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Conway The Machine: From King to a GOD

Since the group was established in 2012, Buffalo-based Griselda Records has established itself as one of the most respected rap collectives in the underground. Their profile rose dramatically after signing a distribution deal with Eminem’s Shady Records, and it seems the group escaped the effort to dilute their sound that afflicted previous Shady signees and have maintained their independence. The central pillars of the group are founder Westside Gunn, his brother Conway The Machine and their cousin Benny the Butcher. The group have put out a steady stream of high-quality work in recent years, and their profile has only risen as their projects have improved. The most recent release from the group is Conway’s long-awaited solo debut and, as it stands, From King to a GOD is everything fans could have hoped for and has been received as the collective’s best project to date.

From King to a GOD by Conway the Machine

Conway primed the ground for his debut with two collaborative albums, No One Mourns the Wicked and Lulu, earlier in 2020 with producers Big Ghost Ltd. and The Alchemist. Both were excellent albums, but their short run time left them with room for future efforts to grow. From King to a GOD is certainly more substantive than anything I’ve heard from them before, and Conway has always been the trio’s standout member in my eyes. Benny the Butcher runs a very close second though, and he does deliver a standout guest verse here on the cut “Spurs 3”, which features all three, and is a light-hearted and funny moment of swagger. I’ve long struggled with Westside Gunn’s uniquely testing vocal delivery though, and his presence has always marred previous Griselda projects for me. As funny and eccentric as his ad-libs are, they’re still a welcome presence throughout this project.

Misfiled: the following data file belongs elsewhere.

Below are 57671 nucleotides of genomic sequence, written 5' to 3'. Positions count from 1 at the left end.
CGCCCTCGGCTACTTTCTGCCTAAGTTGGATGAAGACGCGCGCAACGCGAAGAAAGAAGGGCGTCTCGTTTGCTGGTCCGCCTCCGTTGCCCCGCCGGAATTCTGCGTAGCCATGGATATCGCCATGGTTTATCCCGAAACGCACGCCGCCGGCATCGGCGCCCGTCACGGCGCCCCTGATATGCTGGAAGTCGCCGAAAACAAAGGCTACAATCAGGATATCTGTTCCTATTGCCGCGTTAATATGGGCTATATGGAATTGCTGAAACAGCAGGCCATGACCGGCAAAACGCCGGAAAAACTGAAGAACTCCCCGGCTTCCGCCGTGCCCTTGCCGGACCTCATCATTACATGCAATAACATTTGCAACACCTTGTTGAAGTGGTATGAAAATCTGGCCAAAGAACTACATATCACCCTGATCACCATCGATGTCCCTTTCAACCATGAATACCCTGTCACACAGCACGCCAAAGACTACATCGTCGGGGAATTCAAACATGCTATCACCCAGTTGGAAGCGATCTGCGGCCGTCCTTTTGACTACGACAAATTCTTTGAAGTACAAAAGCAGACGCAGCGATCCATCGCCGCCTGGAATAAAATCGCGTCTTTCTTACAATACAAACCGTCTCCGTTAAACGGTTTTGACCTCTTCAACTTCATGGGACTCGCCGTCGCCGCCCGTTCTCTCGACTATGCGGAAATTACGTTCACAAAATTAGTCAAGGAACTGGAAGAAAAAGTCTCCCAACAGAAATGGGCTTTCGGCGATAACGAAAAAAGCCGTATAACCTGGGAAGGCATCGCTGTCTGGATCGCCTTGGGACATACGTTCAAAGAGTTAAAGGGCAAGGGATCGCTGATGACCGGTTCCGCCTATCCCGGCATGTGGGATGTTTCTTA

The production style associated with Griselda and their in-house producer Daringer is fairly minimal, but not so much that it becomes uninteresting. The sonic palates are typically old school and credibly grimy, with distant, low-fi sampled piano melodies, heavy droning basslines and rusty drums. “Dough & Damani” is the most typically Griselda track on the album in this regard, alongside the collective cut “Spurs 3”, with its prominent and sinister tinkling music box. Otherwise From King to a GOD is a little more varied than past projects, opening up with the shredding electric guitar chords on “From King” and closing out with the glistening electronics of “Forever Dropping Tears”.

There are also some moments when Conway the Machine stretches his vocal muscles a little, duetting some melodic flows with Freddie Gibbs who, on “Seen Everything But Jesus”, returns the favour of Conway’s guest verse on his fantastic Alfredo project. Neither rapper is much of a singer, Conway especially, but the emotion in their deliveries still comes across as they sing of their past mistakes and those they’ve lost along the way. Of course, there’s a lot of flexing and coke talk across the album, most of it superbly done, but this is more emotionally aware, and the tragic perspective is still in evidence at times.